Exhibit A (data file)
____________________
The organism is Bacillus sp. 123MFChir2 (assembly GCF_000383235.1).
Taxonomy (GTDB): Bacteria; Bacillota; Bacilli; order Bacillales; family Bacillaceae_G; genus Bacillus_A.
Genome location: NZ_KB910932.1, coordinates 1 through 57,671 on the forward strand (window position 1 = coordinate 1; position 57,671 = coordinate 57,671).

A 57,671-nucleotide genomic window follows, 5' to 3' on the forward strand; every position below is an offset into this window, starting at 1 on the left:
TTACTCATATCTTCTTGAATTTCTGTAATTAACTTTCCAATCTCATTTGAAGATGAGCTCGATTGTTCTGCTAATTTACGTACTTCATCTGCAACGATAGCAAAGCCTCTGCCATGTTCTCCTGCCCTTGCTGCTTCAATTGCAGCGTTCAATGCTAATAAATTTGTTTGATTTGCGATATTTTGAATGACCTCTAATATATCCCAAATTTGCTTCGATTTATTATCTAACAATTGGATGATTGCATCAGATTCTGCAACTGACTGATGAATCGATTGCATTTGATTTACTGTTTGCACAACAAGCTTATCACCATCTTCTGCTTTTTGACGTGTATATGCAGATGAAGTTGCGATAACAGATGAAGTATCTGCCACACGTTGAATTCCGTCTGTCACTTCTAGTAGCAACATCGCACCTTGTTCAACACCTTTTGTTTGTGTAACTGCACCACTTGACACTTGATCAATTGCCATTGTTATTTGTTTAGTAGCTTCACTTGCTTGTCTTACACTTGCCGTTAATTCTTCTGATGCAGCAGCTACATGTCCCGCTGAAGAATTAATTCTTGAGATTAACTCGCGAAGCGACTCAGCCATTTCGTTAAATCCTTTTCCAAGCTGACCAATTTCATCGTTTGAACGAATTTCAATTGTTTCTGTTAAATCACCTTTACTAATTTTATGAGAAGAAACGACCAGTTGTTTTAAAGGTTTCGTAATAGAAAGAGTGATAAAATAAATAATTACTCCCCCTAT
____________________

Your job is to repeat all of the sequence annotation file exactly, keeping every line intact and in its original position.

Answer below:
The organism is Bacillus sp. 123MFChir2 (assembly GCF_000383235.1).
Taxonomy (GTDB): Bacteria; Bacillota; Bacilli; order Bacillales; family Bacillaceae_G; genus Bacillus_A.
Genome location: NZ_KB910932.1, coordinates 1 through 57,671 on the forward strand (window position 1 = coordinate 1; position 57,671 = coordinate 57,671).

A 57,671-nucleotide genomic window follows, 5' to 3' on the forward strand; every position below is an offset into this window, starting at 1 on the left:
TTACTCATATCTTCTTGAATTTCTGTAATTAACTTTCCAATCTCATTTGAAGATGAGCTCGATTGTTCTGCTAATTTACGTACTTCATCTGCAACGATAGCAAAGCCTCTGCCATGTTCTCCTGCCCTTGCTGCTTCAATTGCAGCGTTCAATGCTAATAAATTTGTTTGATTTGCGATATTTTGAATGACCTCTAATATATCCCAAATTTGCTTCGATTTATTATCTAACAATTGGATGATTGCATCAGATTCTGCAACTGACTGATGAATCGATTGCATTTGATTTACTGTTTGCACAACAAGCTTATCACCATCTTCTGCTTTTTGACGTGTATATGCAGATGAAGTTGCGATAACAGATGAAGTATCTGCCACACGTTGAATTCCGTCTGTCACTTCTAGTAGCAACATCGCACCTTGTTCAACACCTTTTGTTTGTGTAACTGCACCACTTGACACTTGATCAATTGCCATTGTTATTTGTTTAGTAGCTTCACTTGCTTGTCTTACACTTGCCGTTAATTCTTCTGATGCAGCAGCTACATGTCCCGCTGAAGAATTAATTCTTGAGATTAACTCGCGAAGCGACTCAGCCATTTCGTTAAATCCTTTTCCAAGCTGACCAATTTCATCGTTTGAACGAATTTCAATTGTTTCTGTTAAATCACCTTTACTAATTTTATGAGAAGAAACGACCAGTTGTTTTAAAGGTTTCGTAATAGAAAGAGTGATAAAATAAATAATTACTCCCCCTAT